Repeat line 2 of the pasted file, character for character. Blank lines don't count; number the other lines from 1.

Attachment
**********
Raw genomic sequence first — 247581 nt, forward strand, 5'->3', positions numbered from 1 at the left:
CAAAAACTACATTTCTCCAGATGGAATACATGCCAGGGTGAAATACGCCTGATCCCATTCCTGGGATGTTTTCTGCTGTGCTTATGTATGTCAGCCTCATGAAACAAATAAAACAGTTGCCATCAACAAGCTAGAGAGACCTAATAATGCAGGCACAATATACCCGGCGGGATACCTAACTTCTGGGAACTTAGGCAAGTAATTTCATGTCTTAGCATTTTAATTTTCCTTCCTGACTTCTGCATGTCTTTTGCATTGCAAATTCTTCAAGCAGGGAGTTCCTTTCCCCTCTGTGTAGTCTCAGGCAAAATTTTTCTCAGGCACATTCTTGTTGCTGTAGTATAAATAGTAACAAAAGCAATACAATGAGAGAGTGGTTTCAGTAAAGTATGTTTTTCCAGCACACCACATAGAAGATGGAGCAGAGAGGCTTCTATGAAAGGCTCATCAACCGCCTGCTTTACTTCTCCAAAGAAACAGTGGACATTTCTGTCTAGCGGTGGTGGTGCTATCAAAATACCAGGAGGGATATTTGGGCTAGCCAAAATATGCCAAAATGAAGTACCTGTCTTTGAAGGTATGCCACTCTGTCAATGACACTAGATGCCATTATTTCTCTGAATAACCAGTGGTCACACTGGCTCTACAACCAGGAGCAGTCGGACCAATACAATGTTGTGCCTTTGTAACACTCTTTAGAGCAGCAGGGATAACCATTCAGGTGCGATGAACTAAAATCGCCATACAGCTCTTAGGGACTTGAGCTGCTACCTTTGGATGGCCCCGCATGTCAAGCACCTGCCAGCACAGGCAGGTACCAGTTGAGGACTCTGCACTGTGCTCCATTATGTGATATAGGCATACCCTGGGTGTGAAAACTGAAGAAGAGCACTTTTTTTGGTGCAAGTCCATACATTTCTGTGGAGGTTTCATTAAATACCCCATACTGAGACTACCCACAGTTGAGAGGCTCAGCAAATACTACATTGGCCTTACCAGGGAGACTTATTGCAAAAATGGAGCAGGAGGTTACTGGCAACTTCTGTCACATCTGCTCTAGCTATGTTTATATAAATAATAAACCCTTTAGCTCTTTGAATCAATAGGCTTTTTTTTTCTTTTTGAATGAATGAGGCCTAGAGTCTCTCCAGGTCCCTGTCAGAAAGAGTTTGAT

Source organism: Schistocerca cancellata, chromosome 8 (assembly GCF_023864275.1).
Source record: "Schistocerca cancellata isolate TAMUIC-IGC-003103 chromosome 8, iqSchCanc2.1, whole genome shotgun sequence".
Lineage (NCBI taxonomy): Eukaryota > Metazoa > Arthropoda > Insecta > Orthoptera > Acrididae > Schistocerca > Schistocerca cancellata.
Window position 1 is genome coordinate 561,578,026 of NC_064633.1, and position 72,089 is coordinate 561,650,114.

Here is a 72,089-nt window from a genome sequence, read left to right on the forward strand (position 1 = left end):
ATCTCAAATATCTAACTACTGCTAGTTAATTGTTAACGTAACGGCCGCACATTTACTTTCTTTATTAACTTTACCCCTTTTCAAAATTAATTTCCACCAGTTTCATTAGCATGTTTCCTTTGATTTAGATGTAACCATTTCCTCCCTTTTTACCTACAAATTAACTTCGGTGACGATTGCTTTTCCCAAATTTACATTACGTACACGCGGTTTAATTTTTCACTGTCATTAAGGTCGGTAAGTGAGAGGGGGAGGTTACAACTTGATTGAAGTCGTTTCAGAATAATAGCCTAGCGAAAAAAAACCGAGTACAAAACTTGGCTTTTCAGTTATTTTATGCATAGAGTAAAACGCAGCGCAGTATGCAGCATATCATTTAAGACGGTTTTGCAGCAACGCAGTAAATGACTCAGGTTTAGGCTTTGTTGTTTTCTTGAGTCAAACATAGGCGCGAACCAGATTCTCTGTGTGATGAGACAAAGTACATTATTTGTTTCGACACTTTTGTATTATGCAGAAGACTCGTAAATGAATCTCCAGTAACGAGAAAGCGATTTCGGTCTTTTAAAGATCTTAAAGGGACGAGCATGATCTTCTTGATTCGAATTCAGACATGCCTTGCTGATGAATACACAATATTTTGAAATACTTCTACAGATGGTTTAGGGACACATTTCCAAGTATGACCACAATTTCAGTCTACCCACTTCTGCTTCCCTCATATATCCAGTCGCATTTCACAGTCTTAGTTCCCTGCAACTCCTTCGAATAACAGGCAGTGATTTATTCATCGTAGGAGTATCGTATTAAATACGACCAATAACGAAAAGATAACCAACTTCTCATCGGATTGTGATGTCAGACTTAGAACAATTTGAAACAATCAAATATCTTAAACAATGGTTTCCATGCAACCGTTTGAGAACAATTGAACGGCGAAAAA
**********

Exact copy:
CAAAAACTACATTTCTCCAGATGGAATACATGCCAGGGTGAAATACGCCTGATCCCATTCCTGGGATGTTTTCTGCTGTGCTTATGTATGTCAGCCTCATGAAACAAATAAAACAGTTGCCATCAACAAGCTAGAGAGACCTAATAATGCAGGCACAATATACCCGGCGGGATACCTAACTTCTGGGAACTTAGGCAAGTAATTTCATGTCTTAGCATTTTAATTTTCCTTCCTGACTTCTGCATGTCTTTTGCATTGCAAATTCTTCAAGCAGGGAGTTCCTTTCCCCTCTGTGTAGTCTCAGGCAAAATTTTTCTCAGGCACATTCTTGTTGCTGTAGTATAAATAGTAACAAAAGCAATACAATGAGAGAGTGGTTTCAGTAAAGTATGTTTTTCCAGCACACCACATAGAAGATGGAGCAGAGAGGCTTCTATGAAAGGCTCATCAACCGCCTGCTTTACTTCTCCAAAGAAACAGTGGACATTTCTGTCTAGCGGTGGTGGTGCTATCAAAATACCAGGAGGGATATTTGGGCTAGCCAAAATATGCCAAAATGAAGTACCTGTCTTTGAAGGTATGCCACTCTGTCAATGACACTAGATGCCATTATTTCTCTGAATAACCAGTGGTCACACTGGCTCTACAACCAGGAGCAGTCGGACCAATACAATGTTGTGCCTTTGTAACACTCTTTAGAGCAGCAGGGATAACCATTCAGGTGCGATGAACTAAAATCGCCATACAGCTCTTAGGGACTTGAGCTGCTACCTTTGGATGGCCCCGCATGTCAAGCACCTGCCAGCACAGGCAGGTACCAGTTGAGGACTCTGCACTGTGCTCCATTATGTGATATAGGCATACCCTGGGTGTGAAAACTGAAGAAGAGCACTTTTTTTGGTGCAAGTCCATACATTTCTGTGGAGGTTTCATTAAATACCCCATACTGAGACTACCCACAGTTGAGAGGCTCAGCAAATACTACATTGGCCTTACCAGGGAGACTTATTGCAAAAATGGAGCAGGAGGTTACTGGCAACTTCTGTCACATCTGCTCTAGCTATGTTTATATAAATAATAAACCCTTTAGCTCTTTGAATCAATAGGCTTTTTTTTTCTTTTTGAATGAATGAGGCCTAGAGTCTCTCCAGGTCCCTGTCAGAAAGAGTTTGAT